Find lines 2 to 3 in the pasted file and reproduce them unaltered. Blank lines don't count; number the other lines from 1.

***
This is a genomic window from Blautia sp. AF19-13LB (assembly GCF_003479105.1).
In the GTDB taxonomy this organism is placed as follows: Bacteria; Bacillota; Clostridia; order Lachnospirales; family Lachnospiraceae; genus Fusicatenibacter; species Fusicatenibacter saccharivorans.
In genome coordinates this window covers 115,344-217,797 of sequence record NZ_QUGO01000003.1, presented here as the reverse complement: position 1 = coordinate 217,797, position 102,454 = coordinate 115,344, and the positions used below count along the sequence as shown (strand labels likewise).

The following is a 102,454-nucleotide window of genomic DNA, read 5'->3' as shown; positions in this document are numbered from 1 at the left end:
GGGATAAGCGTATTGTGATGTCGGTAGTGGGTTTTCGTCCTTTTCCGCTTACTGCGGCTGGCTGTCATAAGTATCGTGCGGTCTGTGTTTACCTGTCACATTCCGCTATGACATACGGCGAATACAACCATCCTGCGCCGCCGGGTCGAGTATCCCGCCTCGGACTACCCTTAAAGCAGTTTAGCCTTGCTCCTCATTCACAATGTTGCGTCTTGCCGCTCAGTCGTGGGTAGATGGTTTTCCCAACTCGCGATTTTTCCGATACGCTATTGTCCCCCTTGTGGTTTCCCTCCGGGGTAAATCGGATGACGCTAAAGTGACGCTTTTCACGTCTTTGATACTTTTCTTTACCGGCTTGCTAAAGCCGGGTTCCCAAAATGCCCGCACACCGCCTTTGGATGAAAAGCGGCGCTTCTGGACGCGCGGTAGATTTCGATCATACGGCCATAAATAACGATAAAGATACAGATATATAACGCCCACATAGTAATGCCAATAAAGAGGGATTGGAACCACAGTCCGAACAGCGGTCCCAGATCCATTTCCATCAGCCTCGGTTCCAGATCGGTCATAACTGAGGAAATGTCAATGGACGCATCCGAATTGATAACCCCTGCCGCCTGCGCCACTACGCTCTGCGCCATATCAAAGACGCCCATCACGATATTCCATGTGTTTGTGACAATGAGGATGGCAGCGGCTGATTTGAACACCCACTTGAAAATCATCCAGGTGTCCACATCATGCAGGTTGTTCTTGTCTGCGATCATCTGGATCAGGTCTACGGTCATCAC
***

In the GTDB taxonomy this organism is placed as follows: Bacteria; Bacillota; Clostridia; order Lachnospirales; family Lachnospiraceae; genus Fusicatenibacter; species Fusicatenibacter saccharivorans.
In genome coordinates this window covers 115,344-217,797 of sequence record NZ_QUGO01000003.1, presented here as the reverse complement: position 1 = coordinate 217,797, position 102,454 = coordinate 115,344, and the positions used below count along the sequence as shown (strand labels likewise).